Quite frankly, the lunch could have ended there and then without the food being served. Everyone was so touched. . . especially the surprised bride-to-be.

But there was still more. There was the recognition of Honorary Chairs The Joan and Andy Horner Family and the presentation of the 2011 Circle of Care Award to the Ernestine and Bradley Waynes‘ family.

Diahann Carroll

And, of course, there was featured speaker Diahann Carroll, who pulled out a pair of glasses saying, “I hope you don’t mind if I put these (glasses) on. I don’t need these. It’s a prop really. But I thought they might add a little charm. I saw them in the pharmacy . . .  for $700. Couldn’t resist them.

“First of all I need to tell you that this is going to be primarily about me. I know more about me than most people know about me. . . . The first thing you need to know about me is that I was raised not to make my private life public.”

She spoke of her early childhood life from Harlem and how on a train trip to her aunt in North Carolina, she had her first major encounter with segregation. When the pair got to Washington, they were told they had to move to another car “because these cars were now being taken over by the white passengers. I said to my mother, ‘What did I do? I wasn’t that noisy. What happened?’ She said, ‘Nothing. You did nothing. You’ll learn to understand what that’s all about.’ I did.”

Diahann Carroll

Upon arriving at her aunt’s, she went to sleep only to discover that her mother had left. “I was utterly bewildered and no one would answer my questions — Where is my mother? Why did she leave me her? When is she coming back? All I was told was she would be back soon. A year went by and finally she and my father came to collect me and no explanation was forthcoming. No one ever talked about it. You see, that is what we did in those days. We didn’t talk about things. Instead we kept up appearances.”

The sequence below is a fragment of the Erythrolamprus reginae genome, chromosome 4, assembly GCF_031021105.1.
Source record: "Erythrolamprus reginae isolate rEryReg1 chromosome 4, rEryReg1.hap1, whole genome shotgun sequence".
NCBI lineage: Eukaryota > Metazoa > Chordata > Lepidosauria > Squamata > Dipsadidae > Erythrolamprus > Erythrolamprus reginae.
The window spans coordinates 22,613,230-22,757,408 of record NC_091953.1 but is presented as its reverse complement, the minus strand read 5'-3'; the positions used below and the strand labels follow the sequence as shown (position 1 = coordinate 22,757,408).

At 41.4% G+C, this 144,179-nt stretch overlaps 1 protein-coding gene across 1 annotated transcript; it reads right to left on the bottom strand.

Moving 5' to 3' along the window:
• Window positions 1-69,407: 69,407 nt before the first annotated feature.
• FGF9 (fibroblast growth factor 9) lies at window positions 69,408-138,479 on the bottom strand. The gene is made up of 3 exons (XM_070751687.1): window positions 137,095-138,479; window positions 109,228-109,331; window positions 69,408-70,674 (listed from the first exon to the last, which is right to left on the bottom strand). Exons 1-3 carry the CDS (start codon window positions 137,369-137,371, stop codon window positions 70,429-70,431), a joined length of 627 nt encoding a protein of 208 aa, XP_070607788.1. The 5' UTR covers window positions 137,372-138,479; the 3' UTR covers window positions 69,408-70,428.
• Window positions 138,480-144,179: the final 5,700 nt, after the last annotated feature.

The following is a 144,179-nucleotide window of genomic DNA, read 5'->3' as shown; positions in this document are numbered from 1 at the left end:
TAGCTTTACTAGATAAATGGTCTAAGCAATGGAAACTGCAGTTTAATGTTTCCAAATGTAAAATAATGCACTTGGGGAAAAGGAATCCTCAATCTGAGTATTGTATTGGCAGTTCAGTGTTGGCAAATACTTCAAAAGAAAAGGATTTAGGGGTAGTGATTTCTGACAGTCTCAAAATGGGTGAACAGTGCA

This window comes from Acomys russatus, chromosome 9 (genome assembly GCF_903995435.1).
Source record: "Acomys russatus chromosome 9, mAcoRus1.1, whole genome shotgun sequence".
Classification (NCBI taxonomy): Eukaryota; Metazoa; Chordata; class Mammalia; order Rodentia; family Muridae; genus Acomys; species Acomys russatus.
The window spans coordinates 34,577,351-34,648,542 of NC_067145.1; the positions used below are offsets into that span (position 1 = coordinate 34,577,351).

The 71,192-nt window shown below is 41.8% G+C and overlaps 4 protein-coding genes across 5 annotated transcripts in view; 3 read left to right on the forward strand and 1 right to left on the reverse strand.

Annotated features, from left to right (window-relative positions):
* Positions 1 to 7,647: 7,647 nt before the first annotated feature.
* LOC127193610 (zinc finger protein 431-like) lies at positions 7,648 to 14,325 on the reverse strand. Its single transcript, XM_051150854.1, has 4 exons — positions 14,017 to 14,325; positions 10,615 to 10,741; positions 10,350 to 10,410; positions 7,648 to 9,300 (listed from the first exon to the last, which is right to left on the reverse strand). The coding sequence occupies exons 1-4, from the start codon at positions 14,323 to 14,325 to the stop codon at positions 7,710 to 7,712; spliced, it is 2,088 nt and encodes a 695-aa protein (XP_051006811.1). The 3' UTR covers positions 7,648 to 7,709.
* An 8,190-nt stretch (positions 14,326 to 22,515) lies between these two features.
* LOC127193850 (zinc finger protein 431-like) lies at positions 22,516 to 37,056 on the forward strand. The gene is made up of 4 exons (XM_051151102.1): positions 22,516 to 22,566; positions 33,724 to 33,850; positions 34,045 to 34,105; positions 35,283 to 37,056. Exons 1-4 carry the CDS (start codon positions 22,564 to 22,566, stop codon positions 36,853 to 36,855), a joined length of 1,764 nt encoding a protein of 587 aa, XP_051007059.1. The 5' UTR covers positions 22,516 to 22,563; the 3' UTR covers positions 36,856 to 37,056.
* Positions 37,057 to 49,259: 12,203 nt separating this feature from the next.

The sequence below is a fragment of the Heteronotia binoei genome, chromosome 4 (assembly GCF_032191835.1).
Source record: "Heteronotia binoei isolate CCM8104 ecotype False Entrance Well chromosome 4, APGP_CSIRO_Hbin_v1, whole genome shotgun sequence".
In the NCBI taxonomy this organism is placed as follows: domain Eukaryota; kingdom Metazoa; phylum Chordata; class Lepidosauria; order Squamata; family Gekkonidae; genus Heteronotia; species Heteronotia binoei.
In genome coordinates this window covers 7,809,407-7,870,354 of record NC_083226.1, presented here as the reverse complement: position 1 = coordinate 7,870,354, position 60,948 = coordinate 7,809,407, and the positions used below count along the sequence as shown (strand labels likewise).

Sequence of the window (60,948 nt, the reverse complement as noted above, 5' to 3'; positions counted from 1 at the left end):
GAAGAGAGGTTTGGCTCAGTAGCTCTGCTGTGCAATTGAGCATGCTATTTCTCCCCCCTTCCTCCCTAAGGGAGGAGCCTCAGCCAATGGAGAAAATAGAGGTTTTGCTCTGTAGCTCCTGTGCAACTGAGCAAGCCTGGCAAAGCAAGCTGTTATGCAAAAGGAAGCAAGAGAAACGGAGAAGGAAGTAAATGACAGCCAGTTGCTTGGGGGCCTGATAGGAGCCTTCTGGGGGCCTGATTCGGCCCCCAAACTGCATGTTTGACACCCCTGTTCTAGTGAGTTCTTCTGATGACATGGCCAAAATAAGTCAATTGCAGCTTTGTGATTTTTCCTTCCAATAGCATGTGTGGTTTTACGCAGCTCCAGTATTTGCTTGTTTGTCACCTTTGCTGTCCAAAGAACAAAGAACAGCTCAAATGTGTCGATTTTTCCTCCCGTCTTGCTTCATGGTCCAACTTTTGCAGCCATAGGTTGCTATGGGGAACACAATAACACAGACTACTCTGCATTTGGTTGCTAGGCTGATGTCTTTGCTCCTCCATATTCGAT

Diahann continued this keeping up appearances for four-and-a-half decades. . . until she was diagnosed with breast cancer in the spring of 1997. Her first reaction was to continue to stay silent and keep up appearances.

“But  I was soon to discover that with breast cancer, ‘appearances’ becomes a very, very  important word. . .  After all, in my profession that’s what it’s all about. . .  My job was to look perfect.”

Diahann Carroll

Up to that time, she was having a wonderful time as an actress on Broadway, television and in films performing with Jane Fonda, Faye Dunaway, Paul Newman, Joanne Woodward, Joan Collins, Sidney Poitier and collecting tributes along the way. “I lived a very pampered and ridiculously healthy lifestyle.”

When the doctor told her that she did indeed have a cancerous lump, she was “not ready to make these words real for me” and postponed further discussion.

“My first concern was my mother. It was my responsibility because she was constantly being hospitalized and I had kept my promise to always be there for her.”

Upon learning of her daughter’s breast cancer, Diahann’s mother was equally fearful. “This was not the way she planned to live her life. Like all parents, she wanted to be the first one to go. . . . she was the kind of woman who had decided what she was going to wear when she passed away. She made me promise that she would go to her maker in a red cocktail suit from my Diahann Carroll collection.”

Three days later Diahann decided she “couldn’t keep this just to myself. . . I learned that there were 192,000 women who had also been diagnosed that year. Whether I liked it or not, I was part of a big group. I was not singled out as the star. We were all in this together on the same level.”

She decided to go public with her diagnosis. Connie Chung  and her crew filmed Diahann during her radiation treatment.

After her announcement about her breast cancer, a friend called to offer support and admit that she, too, had breast cancer but had decided not to reveal it.

Diahann Carroll

“Denial is such a personal thing. And it’s only in recent years that I’ve begun to connect with my own version of denial. I’ve come to realize denial in me takes the following form: ‘This isn’t real. This can’t be happening.’ I think I
learned this when I was five years old on that train with my mother.

“I’m here to say to you, I had to deal with that term ‘I have cancer.’ And for the first time in my life ‘This isn’t real. This can’t be happening’ doesn’t work anymore.”

In closing and reflecting on her continuing career, her children and grandchildren, she admitted that, “Unlike my mother, I have no compunction to make plans to decide what I shall be wearing when I meet my maker.”